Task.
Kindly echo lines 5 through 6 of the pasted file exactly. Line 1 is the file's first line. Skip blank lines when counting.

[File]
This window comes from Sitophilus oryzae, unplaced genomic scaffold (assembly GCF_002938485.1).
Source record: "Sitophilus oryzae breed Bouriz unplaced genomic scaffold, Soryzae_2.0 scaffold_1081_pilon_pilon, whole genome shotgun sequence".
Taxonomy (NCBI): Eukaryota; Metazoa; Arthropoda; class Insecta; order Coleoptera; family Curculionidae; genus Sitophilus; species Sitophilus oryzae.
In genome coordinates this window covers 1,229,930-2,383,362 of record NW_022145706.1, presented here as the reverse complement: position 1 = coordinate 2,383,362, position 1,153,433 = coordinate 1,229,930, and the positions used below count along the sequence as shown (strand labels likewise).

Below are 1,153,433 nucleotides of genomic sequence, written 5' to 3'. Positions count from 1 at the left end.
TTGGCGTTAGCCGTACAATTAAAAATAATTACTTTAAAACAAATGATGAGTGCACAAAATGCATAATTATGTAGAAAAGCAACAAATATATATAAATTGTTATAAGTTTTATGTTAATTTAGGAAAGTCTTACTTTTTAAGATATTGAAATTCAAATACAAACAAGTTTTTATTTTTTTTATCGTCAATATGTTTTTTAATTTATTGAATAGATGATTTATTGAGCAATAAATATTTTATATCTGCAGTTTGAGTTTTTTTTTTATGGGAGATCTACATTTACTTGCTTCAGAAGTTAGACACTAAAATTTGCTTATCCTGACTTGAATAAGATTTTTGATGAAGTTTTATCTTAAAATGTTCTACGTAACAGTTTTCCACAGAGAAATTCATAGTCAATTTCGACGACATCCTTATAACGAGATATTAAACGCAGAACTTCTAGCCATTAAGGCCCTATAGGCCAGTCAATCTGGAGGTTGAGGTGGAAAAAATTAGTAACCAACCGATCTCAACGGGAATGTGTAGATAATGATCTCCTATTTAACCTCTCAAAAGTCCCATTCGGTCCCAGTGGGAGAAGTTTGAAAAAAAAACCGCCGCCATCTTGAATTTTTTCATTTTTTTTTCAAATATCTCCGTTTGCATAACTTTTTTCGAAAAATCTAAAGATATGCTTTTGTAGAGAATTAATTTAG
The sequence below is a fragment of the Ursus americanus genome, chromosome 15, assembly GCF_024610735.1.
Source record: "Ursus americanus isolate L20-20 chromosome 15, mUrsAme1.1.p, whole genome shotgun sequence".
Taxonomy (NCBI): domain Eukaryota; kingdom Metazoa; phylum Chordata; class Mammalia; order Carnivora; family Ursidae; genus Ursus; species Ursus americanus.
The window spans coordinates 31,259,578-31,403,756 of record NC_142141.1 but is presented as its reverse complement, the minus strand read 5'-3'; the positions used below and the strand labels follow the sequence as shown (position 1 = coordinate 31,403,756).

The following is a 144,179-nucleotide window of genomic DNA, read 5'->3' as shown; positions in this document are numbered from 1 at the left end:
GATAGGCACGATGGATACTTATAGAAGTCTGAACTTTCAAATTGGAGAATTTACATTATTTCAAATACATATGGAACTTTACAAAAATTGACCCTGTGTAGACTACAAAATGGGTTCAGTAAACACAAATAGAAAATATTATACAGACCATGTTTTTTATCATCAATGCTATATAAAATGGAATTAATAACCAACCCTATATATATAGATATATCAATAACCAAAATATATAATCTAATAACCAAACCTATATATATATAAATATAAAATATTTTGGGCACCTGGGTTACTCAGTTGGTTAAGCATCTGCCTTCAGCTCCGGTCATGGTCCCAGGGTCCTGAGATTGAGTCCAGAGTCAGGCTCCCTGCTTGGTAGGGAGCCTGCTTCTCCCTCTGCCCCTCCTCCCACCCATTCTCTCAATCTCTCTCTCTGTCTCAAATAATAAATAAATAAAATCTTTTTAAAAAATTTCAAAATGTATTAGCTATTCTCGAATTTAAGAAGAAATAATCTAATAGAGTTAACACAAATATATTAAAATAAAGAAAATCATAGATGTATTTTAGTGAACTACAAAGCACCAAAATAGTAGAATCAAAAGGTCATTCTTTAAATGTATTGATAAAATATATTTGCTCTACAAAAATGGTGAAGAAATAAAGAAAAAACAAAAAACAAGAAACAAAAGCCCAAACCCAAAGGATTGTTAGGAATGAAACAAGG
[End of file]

Below are 1,153,433 nucleotides of genomic sequence, written 5' to 3'. Positions count from 1 at the left end.
TTGGCGTTAGCCGTACAATTAAAAATAATTACTTTAAAACAAATGATGAGTGCACAAAATGCATAATTATGTAGAAAAGCAACAAATATATATAAATTGTTATAAGTTTTATGTTAATTTAGGAAAGTCTTACTTTTTAAGATATTGAAATTCAAATACAAACAAGTTTTTATTTTTTTTATCGTCAATATGTTTTTTAATTTATTGAATAGATGATTTATTGAGCAATAAATATTTTATATCTGCAGTTTGAGTTTTTTTTTTATGGGAGATCTACATTTACTTGCTTCAGAAGTTAGACACTAAAATTTGCTTATCCTGACTTGAATAAGATTTTTGATGAAGTTTTATCTTAAAATGTTCTACGTAACAGTTTTCCACAGAGAAATTCATAGTCAATTTCGACGACATCCTTATAACGAGATATTAAACGCAGAACTTCTAGCCATTAAGGCCCTATAGGCCAGTCAATCTGGAGGTTGAGGTGGAAAAAATTAGTAACCAACCGATCTCAACGGGAATGTGTAGATAATGATCTCCTATTTAACCTCTCAAAAGTCCCATTCGGTCCCAGTGGGAGAAGTTTGAAAAAAAAACCGCCGCCATCTTGAATTTTTTCATTTTTTTTTCAAATATCTCCGTTTGCATAACTTTTTTCGAAAAATCTAAAGATATGCTTTTGTAGAGAATTAATTTAG